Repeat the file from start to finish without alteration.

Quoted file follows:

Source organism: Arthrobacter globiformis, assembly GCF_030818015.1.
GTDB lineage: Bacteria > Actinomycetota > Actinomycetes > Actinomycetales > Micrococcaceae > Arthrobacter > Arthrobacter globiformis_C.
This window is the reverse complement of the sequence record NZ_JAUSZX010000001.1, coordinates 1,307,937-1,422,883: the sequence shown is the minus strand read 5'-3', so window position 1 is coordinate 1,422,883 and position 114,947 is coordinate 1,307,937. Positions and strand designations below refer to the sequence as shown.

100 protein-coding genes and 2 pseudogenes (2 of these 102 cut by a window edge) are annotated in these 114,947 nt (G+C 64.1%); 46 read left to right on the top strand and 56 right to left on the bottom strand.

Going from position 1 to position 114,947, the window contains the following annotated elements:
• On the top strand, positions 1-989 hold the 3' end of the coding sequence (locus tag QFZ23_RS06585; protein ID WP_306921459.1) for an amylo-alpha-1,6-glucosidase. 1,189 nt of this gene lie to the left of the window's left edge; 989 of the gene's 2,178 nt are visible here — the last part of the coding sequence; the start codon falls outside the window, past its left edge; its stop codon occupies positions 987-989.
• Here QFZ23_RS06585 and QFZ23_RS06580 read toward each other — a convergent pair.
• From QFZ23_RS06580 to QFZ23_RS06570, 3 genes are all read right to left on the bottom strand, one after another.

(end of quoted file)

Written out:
Source organism: Arthrobacter globiformis, assembly GCF_030818015.1.
GTDB lineage: Bacteria > Actinomycetota > Actinomycetes > Actinomycetales > Micrococcaceae > Arthrobacter > Arthrobacter globiformis_C.
This window is the reverse complement of the sequence record NZ_JAUSZX010000001.1, coordinates 1,307,937-1,422,883: the sequence shown is the minus strand read 5'-3', so window position 1 is coordinate 1,422,883 and position 114,947 is coordinate 1,307,937. Positions and strand designations below refer to the sequence as shown.

100 protein-coding genes and 2 pseudogenes (2 of these 102 cut by a window edge) are annotated in these 114,947 nt (G+C 64.1%); 46 read left to right on the top strand and 56 right to left on the bottom strand.

Going from position 1 to position 114,947, the window contains the following annotated elements:
• On the top strand, positions 1-989 hold the 3' end of the coding sequence (locus tag QFZ23_RS06585; protein ID WP_306921459.1) for an amylo-alpha-1,6-glucosidase. 1,189 nt of this gene lie to the left of the window's left edge; 989 of the gene's 2,178 nt are visible here — the last part of the coding sequence; the start codon falls outside the window, past its left edge; its stop codon occupies positions 987-989.
• Here QFZ23_RS06585 and QFZ23_RS06580 read toward each other — a convergent pair.
• From QFZ23_RS06580 to QFZ23_RS06570, 3 genes are all read right to left on the bottom strand, one after another.